- The Washington Times - Tuesday, April 30, 2002

ASSOCIATED PRESS
The White House has suggested $5.2 billion in savings from federal student loans and other programs to ease a budget crunch, but most of the ideas are hitting a stone wall on Capitol Hill.
White House Budget Director Mitchell E. Daniels Jr. last week proposed the savings to House Speaker J. Dennis Hastert, Illinois Republican, as a way to balance the burgeoning costs of President Bush's proposed $27.1 billion counterterrorism package. Uncertainty over how to restrict the measure's size has forced a House committee to postpone work on it until next week.
Mr. Daniels proposed other savings from farm export subsidies, public housing and a job-training program, and $2.2 billion worth of cuts in projects lawmakers had won for their home districts.
From the list, obtained yesterday by the Associated Press, Mr. Daniels suggested that Republicans choose $650 million in savings to pay for aid to states for improved voting equipment and procedures, and $1.3 billion to cover a shortfall in Pell grants for lower-income college students.
Many lawmakers want to add both items to the anti-terrorism bill, but House leaders have ordered the Appropriations Committee to hold the bill's price tag to Mr. Bush's $27.1 billion.
Among Mr. Daniels' proposed savings is to require college students and graduates who wish to consolidate their government-backed education loans to use variable interest rates. The change from the current program, which lets the borrowers lock in today's low rates, is projected to save the government $1.3 billion.
The current fixed-rate consolidation loans "can result in significant federal costs, have higher average costs to borrowers and can have a destabilizing effect on the guaranteed loan program," the White House document says.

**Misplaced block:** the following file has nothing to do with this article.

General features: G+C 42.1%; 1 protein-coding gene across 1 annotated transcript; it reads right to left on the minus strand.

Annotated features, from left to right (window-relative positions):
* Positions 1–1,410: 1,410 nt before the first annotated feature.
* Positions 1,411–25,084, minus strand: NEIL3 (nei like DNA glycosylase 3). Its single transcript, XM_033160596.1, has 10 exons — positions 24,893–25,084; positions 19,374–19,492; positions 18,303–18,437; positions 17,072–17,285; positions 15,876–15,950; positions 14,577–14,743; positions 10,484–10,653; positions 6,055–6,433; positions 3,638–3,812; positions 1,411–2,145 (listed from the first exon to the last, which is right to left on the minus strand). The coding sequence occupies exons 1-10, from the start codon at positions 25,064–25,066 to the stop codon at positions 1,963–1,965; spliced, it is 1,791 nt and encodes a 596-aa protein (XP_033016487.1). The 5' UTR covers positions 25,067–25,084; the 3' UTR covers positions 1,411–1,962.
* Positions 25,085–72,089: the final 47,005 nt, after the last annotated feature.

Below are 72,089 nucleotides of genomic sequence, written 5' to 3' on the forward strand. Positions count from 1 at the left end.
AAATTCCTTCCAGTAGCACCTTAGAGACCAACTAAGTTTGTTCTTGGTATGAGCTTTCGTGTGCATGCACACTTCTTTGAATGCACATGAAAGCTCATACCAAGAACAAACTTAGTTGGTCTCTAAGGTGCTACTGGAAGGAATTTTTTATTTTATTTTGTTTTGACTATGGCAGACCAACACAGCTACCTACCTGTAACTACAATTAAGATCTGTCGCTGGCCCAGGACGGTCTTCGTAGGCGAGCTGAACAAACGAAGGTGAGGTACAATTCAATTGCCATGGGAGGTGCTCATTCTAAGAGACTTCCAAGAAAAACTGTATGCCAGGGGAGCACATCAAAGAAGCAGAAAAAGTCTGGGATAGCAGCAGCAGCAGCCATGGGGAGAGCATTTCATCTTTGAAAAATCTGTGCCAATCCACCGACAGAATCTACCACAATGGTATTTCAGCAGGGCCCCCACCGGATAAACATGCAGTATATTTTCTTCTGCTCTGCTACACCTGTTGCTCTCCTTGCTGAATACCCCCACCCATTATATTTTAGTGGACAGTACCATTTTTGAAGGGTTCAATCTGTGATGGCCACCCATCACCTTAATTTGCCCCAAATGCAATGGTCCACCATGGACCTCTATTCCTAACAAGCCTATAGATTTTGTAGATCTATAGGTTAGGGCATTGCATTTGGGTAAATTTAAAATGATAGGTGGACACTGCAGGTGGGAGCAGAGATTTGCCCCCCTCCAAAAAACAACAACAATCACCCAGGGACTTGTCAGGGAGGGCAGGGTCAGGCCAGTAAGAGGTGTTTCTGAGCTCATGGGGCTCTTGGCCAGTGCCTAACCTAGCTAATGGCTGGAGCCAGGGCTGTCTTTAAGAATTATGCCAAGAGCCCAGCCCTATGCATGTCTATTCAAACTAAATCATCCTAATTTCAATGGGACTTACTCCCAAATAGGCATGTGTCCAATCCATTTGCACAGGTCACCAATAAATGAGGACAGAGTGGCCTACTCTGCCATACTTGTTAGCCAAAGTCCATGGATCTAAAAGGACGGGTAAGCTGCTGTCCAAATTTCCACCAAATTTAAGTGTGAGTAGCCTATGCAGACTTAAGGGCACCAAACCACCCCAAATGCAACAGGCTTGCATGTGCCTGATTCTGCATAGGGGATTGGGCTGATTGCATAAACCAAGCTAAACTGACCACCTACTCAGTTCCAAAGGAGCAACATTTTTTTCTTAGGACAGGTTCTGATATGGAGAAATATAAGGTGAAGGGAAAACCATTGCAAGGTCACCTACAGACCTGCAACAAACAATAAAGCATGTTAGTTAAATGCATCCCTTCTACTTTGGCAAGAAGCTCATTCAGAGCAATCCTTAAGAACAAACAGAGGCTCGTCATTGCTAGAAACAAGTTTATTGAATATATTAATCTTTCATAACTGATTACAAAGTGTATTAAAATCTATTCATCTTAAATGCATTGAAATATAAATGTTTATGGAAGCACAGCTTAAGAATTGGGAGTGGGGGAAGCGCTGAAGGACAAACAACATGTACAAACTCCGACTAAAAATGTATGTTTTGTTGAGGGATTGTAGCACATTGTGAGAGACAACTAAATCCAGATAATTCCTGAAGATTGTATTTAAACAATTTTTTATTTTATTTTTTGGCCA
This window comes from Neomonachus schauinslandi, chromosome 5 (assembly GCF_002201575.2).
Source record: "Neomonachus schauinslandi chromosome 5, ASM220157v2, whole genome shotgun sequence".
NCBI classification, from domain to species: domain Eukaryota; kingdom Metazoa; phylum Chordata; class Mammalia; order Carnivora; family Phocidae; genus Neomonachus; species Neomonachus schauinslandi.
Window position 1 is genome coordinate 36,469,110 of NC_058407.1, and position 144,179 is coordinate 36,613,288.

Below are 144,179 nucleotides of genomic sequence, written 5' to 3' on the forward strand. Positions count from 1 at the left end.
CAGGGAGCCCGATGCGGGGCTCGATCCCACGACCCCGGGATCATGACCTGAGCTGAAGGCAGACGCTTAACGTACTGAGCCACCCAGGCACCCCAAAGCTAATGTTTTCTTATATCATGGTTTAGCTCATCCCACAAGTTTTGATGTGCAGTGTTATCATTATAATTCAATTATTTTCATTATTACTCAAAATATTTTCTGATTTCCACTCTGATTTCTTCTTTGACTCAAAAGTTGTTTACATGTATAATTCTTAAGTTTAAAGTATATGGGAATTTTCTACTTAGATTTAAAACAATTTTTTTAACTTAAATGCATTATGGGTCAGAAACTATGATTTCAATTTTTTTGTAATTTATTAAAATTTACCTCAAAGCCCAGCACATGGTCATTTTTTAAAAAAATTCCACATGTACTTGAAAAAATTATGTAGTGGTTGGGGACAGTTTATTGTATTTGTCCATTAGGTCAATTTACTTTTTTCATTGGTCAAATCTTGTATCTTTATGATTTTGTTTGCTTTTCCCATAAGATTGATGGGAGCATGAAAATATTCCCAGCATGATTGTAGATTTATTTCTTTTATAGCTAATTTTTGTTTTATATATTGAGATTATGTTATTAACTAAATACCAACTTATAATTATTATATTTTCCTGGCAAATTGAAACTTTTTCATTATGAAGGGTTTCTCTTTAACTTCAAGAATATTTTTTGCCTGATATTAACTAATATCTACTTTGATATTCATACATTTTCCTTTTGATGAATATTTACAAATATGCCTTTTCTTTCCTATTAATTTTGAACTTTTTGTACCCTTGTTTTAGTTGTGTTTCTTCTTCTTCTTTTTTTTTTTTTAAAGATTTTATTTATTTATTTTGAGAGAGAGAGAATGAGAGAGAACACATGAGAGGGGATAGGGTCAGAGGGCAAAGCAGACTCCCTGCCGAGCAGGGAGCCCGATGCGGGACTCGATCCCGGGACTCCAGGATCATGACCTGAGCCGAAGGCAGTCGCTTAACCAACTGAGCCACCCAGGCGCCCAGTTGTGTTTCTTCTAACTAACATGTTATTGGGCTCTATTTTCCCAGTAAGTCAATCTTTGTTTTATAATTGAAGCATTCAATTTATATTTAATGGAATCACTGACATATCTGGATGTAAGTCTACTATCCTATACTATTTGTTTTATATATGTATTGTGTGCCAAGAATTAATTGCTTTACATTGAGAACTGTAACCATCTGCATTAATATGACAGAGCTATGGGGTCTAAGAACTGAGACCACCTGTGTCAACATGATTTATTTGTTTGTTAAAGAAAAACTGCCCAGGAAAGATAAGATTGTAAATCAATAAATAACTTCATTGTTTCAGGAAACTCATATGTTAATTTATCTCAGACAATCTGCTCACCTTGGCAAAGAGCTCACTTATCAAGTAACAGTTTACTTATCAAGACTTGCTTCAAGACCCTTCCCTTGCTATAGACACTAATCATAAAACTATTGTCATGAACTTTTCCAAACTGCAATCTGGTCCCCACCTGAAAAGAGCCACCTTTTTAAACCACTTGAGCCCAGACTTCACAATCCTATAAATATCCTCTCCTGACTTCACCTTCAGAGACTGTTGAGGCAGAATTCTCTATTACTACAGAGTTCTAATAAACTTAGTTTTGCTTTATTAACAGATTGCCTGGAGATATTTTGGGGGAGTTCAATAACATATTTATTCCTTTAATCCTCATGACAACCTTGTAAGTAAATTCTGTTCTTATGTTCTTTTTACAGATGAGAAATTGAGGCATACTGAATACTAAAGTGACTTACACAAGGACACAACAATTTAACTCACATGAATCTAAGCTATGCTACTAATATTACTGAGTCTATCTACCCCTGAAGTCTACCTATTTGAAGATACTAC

The administration proposal has run into objections from congressional Democrats and Republicans alike. Critics say it would force higher long-range costs on student borrowers while benefiting lenders like Sallie Mae, the nation's largest source of education loans.
"We shouldn't increase the interest rates they will be paying as a back-door way of supplementing the federal budget," said Rep. Ralph Regula, Ohio Republican, who chairs the House Appropriations subcommittee that oversees education spending.
"It is equivalent to a huge tax increase on students who will be struggling to make ends meet after graduation," said Ranit Schmelzer, spokeswoman for Senate Majority Leader Tom Daschle, South Dakota Democrat. "This is a proposal that Senate Democrats strongly object to, and it will not become law."
Another broadside came yesterday from Sen. Edward M. Kennedy, Massachusetts Democrat and chairman of the Senate Health, Education, Labor and Pensions Committee, who promised to sink the plan.
"The Bush administration is slashing education to pay for more and more tax breaks for the wealthiest Americans," Mr. Kennedy said in a speech at Northeastern University in Boston.

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